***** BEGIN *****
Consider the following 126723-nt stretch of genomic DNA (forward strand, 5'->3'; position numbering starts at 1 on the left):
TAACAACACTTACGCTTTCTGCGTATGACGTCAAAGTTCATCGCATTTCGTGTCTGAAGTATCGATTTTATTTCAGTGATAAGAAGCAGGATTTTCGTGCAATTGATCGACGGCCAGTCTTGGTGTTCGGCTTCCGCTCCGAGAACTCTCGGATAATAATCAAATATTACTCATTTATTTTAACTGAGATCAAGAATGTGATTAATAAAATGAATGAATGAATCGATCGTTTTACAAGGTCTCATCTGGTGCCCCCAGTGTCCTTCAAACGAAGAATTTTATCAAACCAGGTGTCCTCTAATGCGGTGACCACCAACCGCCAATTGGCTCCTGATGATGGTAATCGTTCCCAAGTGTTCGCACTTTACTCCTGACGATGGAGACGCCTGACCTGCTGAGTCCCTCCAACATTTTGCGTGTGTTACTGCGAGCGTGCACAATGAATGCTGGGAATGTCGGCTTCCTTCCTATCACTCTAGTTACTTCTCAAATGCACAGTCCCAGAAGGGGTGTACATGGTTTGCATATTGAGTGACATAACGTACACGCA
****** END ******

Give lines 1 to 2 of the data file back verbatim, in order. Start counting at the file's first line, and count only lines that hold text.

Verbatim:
Consider the following 126723-nt stretch of genomic DNA (forward strand, 5'->3'; position numbering starts at 1 on the left):
TAACAACACTTACGCTTTCTGCGTATGACGTCAAAGTTCATCGCATTTCGTGTCTGAAGTATCGATTTTATTTCAGTGATAAGAAGCAGGATTTTCGTGCAATTGATCGACGGCCAGTCTTGGTGTTCGGCTTCCGCTCCGAGAACTCTCGGATAATAATCAAATATTACTCATTTATTTTAACTGAGATCAAGAATGTGATTAATAAAATGAATGAATGAATCGATCGTTTTACAAGGTCTCATCTGGTGCCCCCAGTGTCCTTCAAACGAAGAATTTTATCAAACCAGGTGTCCTCTAATGCGGTGACCACCAACCGCCAATTGGCTCCTGATGATGGTAATCGTTCCCAAGTGTTCGCACTTTACTCCTGACGATGGAGACGCCTGACCTGCTGAGTCCCTCCAACATTTTGCGTGTGTTACTGCGAGCGTGCACAATGAATGCTGGGAATGTCGGCTTCCTTCCTATCACTCTAGTTACTTCTCAAATGCACAGTCCCAGAAGGGGTGTACATGGTTTGCATATTGAGTGACATAACGTACACGCA